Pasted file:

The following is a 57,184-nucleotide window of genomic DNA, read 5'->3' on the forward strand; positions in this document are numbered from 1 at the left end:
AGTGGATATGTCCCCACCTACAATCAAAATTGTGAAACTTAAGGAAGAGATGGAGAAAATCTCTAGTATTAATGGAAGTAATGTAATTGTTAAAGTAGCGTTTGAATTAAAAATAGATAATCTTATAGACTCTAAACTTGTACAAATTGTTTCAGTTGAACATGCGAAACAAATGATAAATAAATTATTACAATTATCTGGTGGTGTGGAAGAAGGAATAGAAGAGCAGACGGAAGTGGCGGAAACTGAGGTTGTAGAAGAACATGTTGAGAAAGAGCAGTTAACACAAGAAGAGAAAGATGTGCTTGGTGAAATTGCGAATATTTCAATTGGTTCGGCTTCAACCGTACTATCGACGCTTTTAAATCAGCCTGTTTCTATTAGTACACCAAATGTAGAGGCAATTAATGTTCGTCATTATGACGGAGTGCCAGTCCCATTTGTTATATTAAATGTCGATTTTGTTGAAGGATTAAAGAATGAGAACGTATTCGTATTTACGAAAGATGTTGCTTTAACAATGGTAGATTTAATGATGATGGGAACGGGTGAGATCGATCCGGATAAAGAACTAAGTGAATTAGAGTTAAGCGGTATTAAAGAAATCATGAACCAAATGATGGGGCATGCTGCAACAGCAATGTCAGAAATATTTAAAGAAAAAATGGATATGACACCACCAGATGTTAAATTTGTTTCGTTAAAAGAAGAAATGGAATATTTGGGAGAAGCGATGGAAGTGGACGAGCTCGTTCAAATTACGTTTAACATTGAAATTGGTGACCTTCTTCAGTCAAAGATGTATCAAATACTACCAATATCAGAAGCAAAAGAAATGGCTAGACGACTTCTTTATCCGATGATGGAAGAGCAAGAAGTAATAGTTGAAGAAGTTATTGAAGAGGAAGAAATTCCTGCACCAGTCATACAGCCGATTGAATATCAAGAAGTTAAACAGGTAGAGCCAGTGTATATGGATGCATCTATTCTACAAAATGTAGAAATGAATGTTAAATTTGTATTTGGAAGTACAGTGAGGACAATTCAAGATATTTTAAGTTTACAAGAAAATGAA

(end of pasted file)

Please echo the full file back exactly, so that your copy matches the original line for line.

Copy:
The following is a 57,184-nucleotide window of genomic DNA, read 5'->3' on the forward strand; positions in this document are numbered from 1 at the left end:
AGTGGATATGTCCCCACCTACAATCAAAATTGTGAAACTTAAGGAAGAGATGGAGAAAATCTCTAGTATTAATGGAAGTAATGTAATTGTTAAAGTAGCGTTTGAATTAAAAATAGATAATCTTATAGACTCTAAACTTGTACAAATTGTTTCAGTTGAACATGCGAAACAAATGATAAATAAATTATTACAATTATCTGGTGGTGTGGAAGAAGGAATAGAAGAGCAGACGGAAGTGGCGGAAACTGAGGTTGTAGAAGAACATGTTGAGAAAGAGCAGTTAACACAAGAAGAGAAAGATGTGCTTGGTGAAATTGCGAATATTTCAATTGGTTCGGCTTCAACCGTACTATCGACGCTTTTAAATCAGCCTGTTTCTATTAGTACACCAAATGTAGAGGCAATTAATGTTCGTCATTATGACGGAGTGCCAGTCCCATTTGTTATATTAAATGTCGATTTTGTTGAAGGATTAAAGAATGAGAACGTATTCGTATTTACGAAAGATGTTGCTTTAACAATGGTAGATTTAATGATGATGGGAACGGGTGAGATCGATCCGGATAAAGAACTAAGTGAATTAGAGTTAAGCGGTATTAAAGAAATCATGAACCAAATGATGGGGCATGCTGCAACAGCAATGTCAGAAATATTTAAAGAAAAAATGGATATGACACCACCAGATGTTAAATTTGTTTCGTTAAAAGAAGAAATGGAATATTTGGGAGAAGCGATGGAAGTGGACGAGCTCGTTCAAATTACGTTTAACATTGAAATTGGTGACCTTCTTCAGTCAAAGATGTATCAAATACTACCAATATCAGAAGCAAAAGAAATGGCTAGACGACTTCTTTATCCGATGATGGAAGAGCAAGAAGTAATAGTTGAAGAAGTTATTGAAGAGGAAGAAATTCCTGCACCAGTCATACAGCCGATTGAATATCAAGAAGTTAAACAGGTAGAGCCAGTGTATATGGATGCATCTATTCTACAAAATGTAGAAATGAATGTTAAATTTGTATTTGGAAGTACAGTGAGGACAATTCAAGATATTTTAAGTTTACAAGAAAATGAA